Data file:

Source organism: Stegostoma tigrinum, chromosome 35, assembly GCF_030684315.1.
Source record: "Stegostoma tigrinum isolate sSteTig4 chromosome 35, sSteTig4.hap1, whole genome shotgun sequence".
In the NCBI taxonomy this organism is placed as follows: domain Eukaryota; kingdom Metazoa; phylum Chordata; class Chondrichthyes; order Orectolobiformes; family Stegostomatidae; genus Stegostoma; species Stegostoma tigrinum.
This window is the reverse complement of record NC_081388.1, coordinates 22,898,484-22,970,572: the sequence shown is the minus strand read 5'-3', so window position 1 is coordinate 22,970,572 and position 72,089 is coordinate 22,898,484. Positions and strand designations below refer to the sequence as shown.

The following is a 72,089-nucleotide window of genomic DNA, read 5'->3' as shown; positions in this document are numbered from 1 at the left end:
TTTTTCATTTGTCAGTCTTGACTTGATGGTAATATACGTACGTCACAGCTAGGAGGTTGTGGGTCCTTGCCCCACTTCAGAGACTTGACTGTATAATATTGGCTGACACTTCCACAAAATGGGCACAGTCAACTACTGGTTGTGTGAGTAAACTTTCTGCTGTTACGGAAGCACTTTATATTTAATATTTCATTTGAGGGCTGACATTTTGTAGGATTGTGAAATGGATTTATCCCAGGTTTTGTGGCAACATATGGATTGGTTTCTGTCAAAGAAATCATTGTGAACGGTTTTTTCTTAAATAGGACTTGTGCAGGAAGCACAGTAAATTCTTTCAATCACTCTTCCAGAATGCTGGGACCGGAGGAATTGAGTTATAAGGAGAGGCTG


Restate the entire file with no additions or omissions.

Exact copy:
Source organism: Stegostoma tigrinum, chromosome 35, assembly GCF_030684315.1.
Source record: "Stegostoma tigrinum isolate sSteTig4 chromosome 35, sSteTig4.hap1, whole genome shotgun sequence".
In the NCBI taxonomy this organism is placed as follows: domain Eukaryota; kingdom Metazoa; phylum Chordata; class Chondrichthyes; order Orectolobiformes; family Stegostomatidae; genus Stegostoma; species Stegostoma tigrinum.
This window is the reverse complement of record NC_081388.1, coordinates 22,898,484-22,970,572: the sequence shown is the minus strand read 5'-3', so window position 1 is coordinate 22,970,572 and position 72,089 is coordinate 22,898,484. Positions and strand designations below refer to the sequence as shown.

The following is a 72,089-nucleotide window of genomic DNA, read 5'->3' as shown; positions in this document are numbered from 1 at the left end:
TTTTTCATTTGTCAGTCTTGACTTGATGGTAATATACGTACGTCACAGCTAGGAGGTTGTGGGTCCTTGCCCCACTTCAGAGACTTGACTGTATAATATTGGCTGACACTTCCACAAAATGGGCACAGTCAACTACTGGTTGTGTGAGTAAACTTTCTGCTGTTACGGAAGCACTTTATATTTAATATTTCATTTGAGGGCTGACATTTTGTAGGATTGTGAAATGGATTTATCCCAGGTTTTGTGGCAACATATGGATTGGTTTCTGTCAAAGAAATCATTGTGAACGGTTTTTTCTTAAATAGGACTTGTGCAGGAAGCACAGTAAATTCTTTCAATCACTCTTCCAGAATGCTGGGACCGGAGGAATTGAGTTATAAGGAGAGGCTG